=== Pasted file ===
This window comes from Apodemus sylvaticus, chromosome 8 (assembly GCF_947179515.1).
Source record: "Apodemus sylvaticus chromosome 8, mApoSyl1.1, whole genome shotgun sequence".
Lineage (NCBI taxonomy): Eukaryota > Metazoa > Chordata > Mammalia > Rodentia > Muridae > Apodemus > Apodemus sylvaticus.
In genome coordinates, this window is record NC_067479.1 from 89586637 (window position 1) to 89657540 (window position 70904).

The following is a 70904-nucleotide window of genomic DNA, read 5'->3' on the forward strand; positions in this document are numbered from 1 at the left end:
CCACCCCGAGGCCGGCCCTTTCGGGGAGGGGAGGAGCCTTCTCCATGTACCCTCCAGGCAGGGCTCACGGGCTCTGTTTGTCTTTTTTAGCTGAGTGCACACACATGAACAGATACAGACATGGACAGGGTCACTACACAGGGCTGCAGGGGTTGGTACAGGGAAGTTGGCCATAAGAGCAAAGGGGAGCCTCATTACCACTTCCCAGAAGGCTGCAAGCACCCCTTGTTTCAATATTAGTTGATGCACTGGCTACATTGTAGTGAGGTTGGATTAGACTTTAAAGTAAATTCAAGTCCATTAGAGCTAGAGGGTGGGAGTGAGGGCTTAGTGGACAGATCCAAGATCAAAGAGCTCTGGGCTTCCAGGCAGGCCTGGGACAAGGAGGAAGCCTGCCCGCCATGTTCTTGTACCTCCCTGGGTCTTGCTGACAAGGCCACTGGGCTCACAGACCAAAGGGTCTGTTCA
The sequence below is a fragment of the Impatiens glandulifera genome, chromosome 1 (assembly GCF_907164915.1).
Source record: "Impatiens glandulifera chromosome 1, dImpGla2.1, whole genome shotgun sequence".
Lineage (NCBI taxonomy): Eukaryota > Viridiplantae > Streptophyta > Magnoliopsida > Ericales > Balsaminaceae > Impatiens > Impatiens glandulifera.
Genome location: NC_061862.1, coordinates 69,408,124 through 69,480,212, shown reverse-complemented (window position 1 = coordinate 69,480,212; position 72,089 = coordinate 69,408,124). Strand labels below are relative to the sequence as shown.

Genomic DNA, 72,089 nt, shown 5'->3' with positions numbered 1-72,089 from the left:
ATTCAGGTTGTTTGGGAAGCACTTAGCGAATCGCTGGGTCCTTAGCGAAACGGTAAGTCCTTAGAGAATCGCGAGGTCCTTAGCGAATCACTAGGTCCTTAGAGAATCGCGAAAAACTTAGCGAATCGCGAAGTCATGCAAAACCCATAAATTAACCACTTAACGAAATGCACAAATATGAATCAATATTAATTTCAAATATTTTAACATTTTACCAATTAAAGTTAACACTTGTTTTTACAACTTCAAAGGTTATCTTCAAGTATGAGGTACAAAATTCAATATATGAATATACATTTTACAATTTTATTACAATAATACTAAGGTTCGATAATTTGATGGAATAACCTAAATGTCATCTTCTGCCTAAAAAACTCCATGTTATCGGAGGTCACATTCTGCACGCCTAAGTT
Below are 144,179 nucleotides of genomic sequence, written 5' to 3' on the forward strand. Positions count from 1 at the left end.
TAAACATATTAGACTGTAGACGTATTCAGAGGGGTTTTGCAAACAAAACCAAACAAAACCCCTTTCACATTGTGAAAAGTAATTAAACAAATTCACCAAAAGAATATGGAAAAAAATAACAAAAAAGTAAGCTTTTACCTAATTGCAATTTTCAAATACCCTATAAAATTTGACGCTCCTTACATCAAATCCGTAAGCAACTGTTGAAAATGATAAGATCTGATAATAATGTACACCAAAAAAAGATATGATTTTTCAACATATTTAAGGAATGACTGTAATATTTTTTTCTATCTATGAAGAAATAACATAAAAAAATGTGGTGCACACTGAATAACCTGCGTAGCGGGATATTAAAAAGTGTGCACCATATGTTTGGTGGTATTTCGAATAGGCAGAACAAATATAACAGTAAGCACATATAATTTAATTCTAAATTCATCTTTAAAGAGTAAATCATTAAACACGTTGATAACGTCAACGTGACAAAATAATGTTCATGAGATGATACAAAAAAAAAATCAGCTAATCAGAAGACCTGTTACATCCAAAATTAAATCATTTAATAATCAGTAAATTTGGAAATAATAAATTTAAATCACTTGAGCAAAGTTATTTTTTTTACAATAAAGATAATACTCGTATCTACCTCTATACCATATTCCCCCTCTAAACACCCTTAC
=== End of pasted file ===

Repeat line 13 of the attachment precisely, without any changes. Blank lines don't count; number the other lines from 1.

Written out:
Below are 144,179 nucleotides of genomic sequence, written 5' to 3' on the forward strand. Positions count from 1 at the left end.